Meghan Markle Says She Had Suicidal Thoughts, Royal Family Refused Her Plea for Help

Meghan Markle on Sunday night said she had suicidal thoughts as the UK media published stories criticizing her—but the Royal family would not help.

The Duchess of Sussex told Oprah Winfrey she reached out to a friend of Princess Diana's for support after the palace would not let her go to a mental hospital. "I just didn't want to be alive anymore," she said.

Negative newspaper headlines left her lying awake at night contemplating suicide.

Her admission came shortly after she told Oprah that Prince Harry was asked how dark baby Archie's skin would be by a family member.

Meghan Markle Smiling at Bridge Opening
Meghan Markle attends a ceremony to open the new Mersey Gateway Bridge on June 14, 2018 in Widnes, England. Max Mumby/Getty

Meghan said: "The expression of my mum and my friends, them calling me crying, saying Meg, they're not protecting you."

She added: "I was ashamed to say it at the time and ashamed to have to admit it to Harry because of how much loss he suffered.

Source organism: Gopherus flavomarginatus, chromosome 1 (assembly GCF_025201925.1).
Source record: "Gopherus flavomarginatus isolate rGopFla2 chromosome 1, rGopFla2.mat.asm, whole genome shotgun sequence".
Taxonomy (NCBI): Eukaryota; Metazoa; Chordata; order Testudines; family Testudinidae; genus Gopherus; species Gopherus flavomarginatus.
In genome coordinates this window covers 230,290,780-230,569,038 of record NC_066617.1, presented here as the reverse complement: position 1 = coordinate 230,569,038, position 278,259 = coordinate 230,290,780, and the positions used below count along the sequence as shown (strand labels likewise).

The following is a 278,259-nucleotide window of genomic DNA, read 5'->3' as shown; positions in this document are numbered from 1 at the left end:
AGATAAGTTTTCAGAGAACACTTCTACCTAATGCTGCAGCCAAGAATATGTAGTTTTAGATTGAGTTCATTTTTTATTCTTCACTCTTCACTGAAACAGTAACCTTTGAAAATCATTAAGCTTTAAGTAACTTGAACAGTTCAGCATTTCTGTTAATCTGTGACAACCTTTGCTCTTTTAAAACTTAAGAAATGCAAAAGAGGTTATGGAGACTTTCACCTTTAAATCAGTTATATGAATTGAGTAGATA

"But I knew that if I didn't say it I would do it because I just didn't want to be alive anymore."

When she approached human resources, Meghan said they insisted there was nothing they could do because royals aren't staff members.

She said she wanted to get help and get away. "I went to one of the most senior people to get help," she added. "I was told I couldn't because it wouldn't be good for the institution."

The interview follows days of stories in the British press about bullying allegations against Meghan from the Kensington Palace staff she used to work with.

This week, U.K. newspaper The Times reported that her communications secretary Jason Knauf had emailed a superior to claim she bullied two PAs out of the royal household in October 2018.

On Friday, Meghan's friends took to social media to defend her, with former Suits co-star Patrick J. Adams among the most prominent.

"It's OBSCENE that the Royal Family, who's newest member is currently GROWING INSIDE OF HER, is promoting and amplifying accusations of 'bullying' against a woman who herself was basically forced to flea the UK in order protect her family and her own mental health," Adams wrote.

He added: "IMO, this newest chapter and it's timing is just another stunning example of the shamelessness of a [sic] institution that has outlived its relevance, is way overdrawn on credibility and apparently bankrupt of decency. Find someone else to admonish, berate and torment. My friend Meghan is way out of your league."

If you have thoughts of suicide, confidential help is available for free at the National Suicide Prevention Lifeline. Call 1-800-273-8255. The line is available 24 hours a day.